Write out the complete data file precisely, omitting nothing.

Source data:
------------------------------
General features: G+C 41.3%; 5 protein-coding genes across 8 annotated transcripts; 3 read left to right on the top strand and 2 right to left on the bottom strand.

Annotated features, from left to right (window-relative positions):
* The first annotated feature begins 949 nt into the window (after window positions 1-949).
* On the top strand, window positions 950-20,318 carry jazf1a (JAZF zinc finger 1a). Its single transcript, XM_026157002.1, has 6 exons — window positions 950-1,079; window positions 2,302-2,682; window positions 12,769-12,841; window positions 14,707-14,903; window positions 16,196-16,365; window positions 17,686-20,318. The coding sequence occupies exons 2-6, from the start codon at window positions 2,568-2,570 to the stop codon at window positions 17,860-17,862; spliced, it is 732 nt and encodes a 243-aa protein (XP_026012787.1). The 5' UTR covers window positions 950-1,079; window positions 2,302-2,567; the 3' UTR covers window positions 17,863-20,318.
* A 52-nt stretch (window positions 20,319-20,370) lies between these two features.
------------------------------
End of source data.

General features: G+C 41.3%; 5 protein-coding genes across 8 annotated transcripts; 3 read left to right on the top strand and 2 right to left on the bottom strand.

Annotated features, from left to right (window-relative positions):
* The first annotated feature begins 949 nt into the window (after window positions 1-949).
* On the top strand, window positions 950-20,318 carry jazf1a (JAZF zinc finger 1a). Its single transcript, XM_026157002.1, has 6 exons — window positions 950-1,079; window positions 2,302-2,682; window positions 12,769-12,841; window positions 14,707-14,903; window positions 16,196-16,365; window positions 17,686-20,318. The coding sequence occupies exons 2-6, from the start codon at window positions 2,568-2,570 to the stop codon at window positions 17,860-17,862; spliced, it is 732 nt and encodes a 243-aa protein (XP_026012787.1). The 5' UTR covers window positions 950-1,079; window positions 2,302-2,567; the 3' UTR covers window positions 17,863-20,318.
* A 52-nt stretch (window positions 20,319-20,370) lies between these two features.